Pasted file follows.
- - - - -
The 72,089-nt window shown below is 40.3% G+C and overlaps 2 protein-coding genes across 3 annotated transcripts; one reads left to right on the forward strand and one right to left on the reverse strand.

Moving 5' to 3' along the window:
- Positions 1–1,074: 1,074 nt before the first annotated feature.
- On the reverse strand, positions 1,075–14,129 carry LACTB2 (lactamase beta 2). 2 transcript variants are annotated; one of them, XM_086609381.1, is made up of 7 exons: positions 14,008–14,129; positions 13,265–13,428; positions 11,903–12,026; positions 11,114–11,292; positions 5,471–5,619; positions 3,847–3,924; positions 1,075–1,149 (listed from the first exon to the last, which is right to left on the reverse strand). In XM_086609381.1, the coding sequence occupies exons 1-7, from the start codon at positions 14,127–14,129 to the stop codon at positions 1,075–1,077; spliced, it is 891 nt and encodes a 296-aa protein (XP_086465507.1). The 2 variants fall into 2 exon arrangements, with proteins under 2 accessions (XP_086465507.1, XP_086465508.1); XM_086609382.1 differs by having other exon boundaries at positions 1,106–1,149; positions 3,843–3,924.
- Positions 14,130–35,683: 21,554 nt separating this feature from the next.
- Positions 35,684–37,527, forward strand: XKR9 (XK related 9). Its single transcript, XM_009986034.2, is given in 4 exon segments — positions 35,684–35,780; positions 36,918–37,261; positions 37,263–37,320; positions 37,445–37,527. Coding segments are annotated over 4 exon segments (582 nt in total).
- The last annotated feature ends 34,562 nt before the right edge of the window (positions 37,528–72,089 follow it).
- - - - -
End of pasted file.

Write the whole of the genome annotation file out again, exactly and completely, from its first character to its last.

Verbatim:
The 72,089-nt window shown below is 40.3% G+C and overlaps 2 protein-coding genes across 3 annotated transcripts; one reads left to right on the forward strand and one right to left on the reverse strand.

Moving 5' to 3' along the window:
- Positions 1–1,074: 1,074 nt before the first annotated feature.
- On the reverse strand, positions 1,075–14,129 carry LACTB2 (lactamase beta 2). 2 transcript variants are annotated; one of them, XM_086609381.1, is made up of 7 exons: positions 14,008–14,129; positions 13,265–13,428; positions 11,903–12,026; positions 11,114–11,292; positions 5,471–5,619; positions 3,847–3,924; positions 1,075–1,149 (listed from the first exon to the last, which is right to left on the reverse strand). In XM_086609381.1, the coding sequence occupies exons 1-7, from the start codon at positions 14,127–14,129 to the stop codon at positions 1,075–1,077; spliced, it is 891 nt and encodes a 296-aa protein (XP_086465507.1). The 2 variants fall into 2 exon arrangements, with proteins under 2 accessions (XP_086465507.1, XP_086465508.1); XM_086609382.1 differs by having other exon boundaries at positions 1,106–1,149; positions 3,843–3,924.
- Positions 14,130–35,683: 21,554 nt separating this feature from the next.
- Positions 35,684–37,527, forward strand: XKR9 (XK related 9). Its single transcript, XM_009986034.2, is given in 4 exon segments — positions 35,684–35,780; positions 36,918–37,261; positions 37,263–37,320; positions 37,445–37,527. Coding segments are annotated over 4 exon segments (582 nt in total).
- The last annotated feature ends 34,562 nt before the right edge of the window (positions 37,528–72,089 follow it).